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Check back next release for more updates!
The .NET team improved the accuracy and performance of Protect Command Injection as well as the accuracy of Protect SQL-Injection and Reflected XSS. We implemented a Server Side Request Forgery (SSRF) rule for Assess. We also fixed a bug where the Tray would occasionally fail to update agent status.
The Node team focused on broadening framework support. We added support for the Koa framework as well as Route Coverage support for Koa for applications using
koa-router. We also added Route Coverage support for Hapi. We added
agent.heap_dump configuration settings to allow periodic creation of heap dumps for debugging v8 crashes and memory issues. Bug fixes included:
sequelize.queryno longer causes the sensor to fail
ast-typesmodule no longer crashes when loaded with Assess enabled
The Ruby team focused on expanding our feature offering for this release. We expanded our rule coverage to include support for several new Assess rules, with a focus on rules responsible for HTTP Session security evaluation. To improve our customer support, we also added the ability to generate heap dumps directly from the agent. Finally, to further our effort to improve our interoperability with other testing infrastructures, we've continued to transition our sensor weaving into C, and we've addressed bugs causing an incompatibility with the FactoryBot testing framework.
The Python team refactored our middleware code to work better with the range of frameworks we support, including older versions of Django. Improvements to agent startup eliminated some noisy trackback logs from configuration and Route Coverage. Bug fixes include the XXE rule with SAX incorrectly patching and improperly setting Django headers in responses.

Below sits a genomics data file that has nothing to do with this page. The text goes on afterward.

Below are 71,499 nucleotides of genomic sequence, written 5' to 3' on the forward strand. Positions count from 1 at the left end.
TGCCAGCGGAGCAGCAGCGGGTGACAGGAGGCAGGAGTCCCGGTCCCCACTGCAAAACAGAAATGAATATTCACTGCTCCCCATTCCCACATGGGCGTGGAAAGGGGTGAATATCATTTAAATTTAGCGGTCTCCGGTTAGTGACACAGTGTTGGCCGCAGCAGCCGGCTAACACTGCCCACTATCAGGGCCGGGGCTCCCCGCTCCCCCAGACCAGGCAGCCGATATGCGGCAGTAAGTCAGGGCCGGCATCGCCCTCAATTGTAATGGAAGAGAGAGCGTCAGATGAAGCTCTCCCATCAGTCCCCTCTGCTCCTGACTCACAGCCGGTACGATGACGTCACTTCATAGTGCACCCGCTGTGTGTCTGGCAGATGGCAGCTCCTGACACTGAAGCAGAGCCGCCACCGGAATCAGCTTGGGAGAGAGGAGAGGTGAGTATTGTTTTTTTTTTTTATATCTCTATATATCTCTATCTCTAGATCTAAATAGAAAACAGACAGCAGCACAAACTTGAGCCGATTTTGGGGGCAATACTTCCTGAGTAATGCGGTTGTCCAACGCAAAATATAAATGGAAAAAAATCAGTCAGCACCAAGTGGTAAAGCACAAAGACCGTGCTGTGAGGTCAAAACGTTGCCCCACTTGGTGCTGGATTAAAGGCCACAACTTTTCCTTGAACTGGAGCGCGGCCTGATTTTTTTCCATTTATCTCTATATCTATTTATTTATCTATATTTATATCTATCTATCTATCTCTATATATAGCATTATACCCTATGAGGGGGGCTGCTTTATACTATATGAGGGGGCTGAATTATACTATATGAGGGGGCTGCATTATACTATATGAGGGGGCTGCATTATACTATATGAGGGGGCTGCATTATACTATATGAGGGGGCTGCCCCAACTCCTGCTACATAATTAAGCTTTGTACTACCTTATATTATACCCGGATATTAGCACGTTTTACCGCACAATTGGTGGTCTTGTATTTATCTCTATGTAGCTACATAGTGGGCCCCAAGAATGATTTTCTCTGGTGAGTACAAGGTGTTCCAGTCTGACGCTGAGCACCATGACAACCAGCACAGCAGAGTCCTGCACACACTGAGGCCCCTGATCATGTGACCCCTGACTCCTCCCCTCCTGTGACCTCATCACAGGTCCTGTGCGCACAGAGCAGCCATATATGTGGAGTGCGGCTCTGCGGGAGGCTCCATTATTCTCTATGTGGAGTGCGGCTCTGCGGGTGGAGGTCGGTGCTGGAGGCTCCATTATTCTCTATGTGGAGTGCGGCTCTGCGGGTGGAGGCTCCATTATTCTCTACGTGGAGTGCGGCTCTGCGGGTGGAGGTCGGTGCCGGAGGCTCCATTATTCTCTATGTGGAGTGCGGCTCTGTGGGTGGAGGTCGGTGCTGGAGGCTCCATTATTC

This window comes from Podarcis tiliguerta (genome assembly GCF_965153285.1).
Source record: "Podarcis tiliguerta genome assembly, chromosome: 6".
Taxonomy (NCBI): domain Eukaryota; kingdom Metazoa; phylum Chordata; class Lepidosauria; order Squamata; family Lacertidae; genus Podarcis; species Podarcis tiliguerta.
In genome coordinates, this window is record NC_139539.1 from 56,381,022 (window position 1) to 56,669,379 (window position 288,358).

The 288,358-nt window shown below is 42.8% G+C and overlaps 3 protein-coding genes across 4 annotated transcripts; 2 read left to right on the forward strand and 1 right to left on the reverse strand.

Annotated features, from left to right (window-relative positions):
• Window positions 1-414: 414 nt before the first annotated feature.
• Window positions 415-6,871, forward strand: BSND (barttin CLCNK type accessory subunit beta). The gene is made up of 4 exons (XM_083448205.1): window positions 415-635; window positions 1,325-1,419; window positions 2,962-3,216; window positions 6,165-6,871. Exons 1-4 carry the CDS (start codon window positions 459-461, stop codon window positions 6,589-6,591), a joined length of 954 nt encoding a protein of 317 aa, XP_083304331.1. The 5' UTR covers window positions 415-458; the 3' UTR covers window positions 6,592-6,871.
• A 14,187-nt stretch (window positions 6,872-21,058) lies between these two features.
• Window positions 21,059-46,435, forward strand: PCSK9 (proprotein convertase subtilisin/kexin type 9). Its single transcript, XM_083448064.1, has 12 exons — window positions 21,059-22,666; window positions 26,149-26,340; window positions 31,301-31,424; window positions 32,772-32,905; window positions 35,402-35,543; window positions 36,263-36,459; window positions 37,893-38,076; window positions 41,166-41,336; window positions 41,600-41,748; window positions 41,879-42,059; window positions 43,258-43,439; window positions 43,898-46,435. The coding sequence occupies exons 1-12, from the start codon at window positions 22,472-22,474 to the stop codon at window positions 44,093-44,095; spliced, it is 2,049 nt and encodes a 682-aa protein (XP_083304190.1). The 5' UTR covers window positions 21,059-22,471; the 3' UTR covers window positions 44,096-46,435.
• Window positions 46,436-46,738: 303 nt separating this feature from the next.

The Java team improved the accuracy of Assess XSS, SQL injection rules as well as the accuracy of Protect command injection and SQL injection rules. We enabled Runtime Exploit Prevention (REP) by default for Protect users on SaaS and EOP. (You can also update the settings for individual REP rules in your agent's configuration file.) We also made the Java agent available on Maven Central. See the new documentation to learn more!
The .NET team fixed the following bugs:
The Node team worked to provide support for two new web frameworks: Beta support for Koa, the predecessor to Express, as well as full support for Hapi 18 (the latest version). The team also added instrumentation support for the Multer middleware module, which allows the agent to track and analyze untrusted data from multipart form bodies. We resolved a bug that caused the agent to report Assess false positives for PostgreSQL database queries. We added support for the application code configuration option, and removed deprecated configuration options. The agent supports the piping of log messages to /dev/null. We also worked on removing Node 6 support, which has entered EOL. To top it all off, this release includes various enhancements that provide both breadth and accuracy in our Assess data-flow propagators.
The Ruby team focused on improving performance of our Assess product. We refactored the way our Monkey Patching works to ensure namespace collisions no longer occur with existing methods, and updated lookups of these renamed methods to take advantage of better caching techniques. We also worked to isolate the processes in which the agent runs its instrumentation, which reduces impact to non-security related operations; this has improved our compatibility with common processes such as Rake and Sidekiq.
The latest version of the Python agent includes a collection of product quality updates. To improve stability and agent quality, the team identified different aspects of the agent that needed improvements and updated them. This also helped us identify any small errors that could have occurred in the future. We also fixed several small bugs, like accidentally patching twice for certain libraries and a scenario in which the agent may retry to initialize itself.
The Java team improved the accuracy of Protect command injection, SQL injection and XSS rules. We also fixed a bug where exclusions weren't applied for some Protect rules. We cleaned up and clarified the output of the agent’s diagnostic connection check, made minor improvements to agent startup time, and reduced redundant log messages.
The .NET team improved the accuracy of Assess path traversal as well as the performance of Assess data flow analysis. We fixed a bug where modifying the agent’s configuration file while the agent was running could cause an error in the agent’s background Windows service. We also reduced redundant log messages.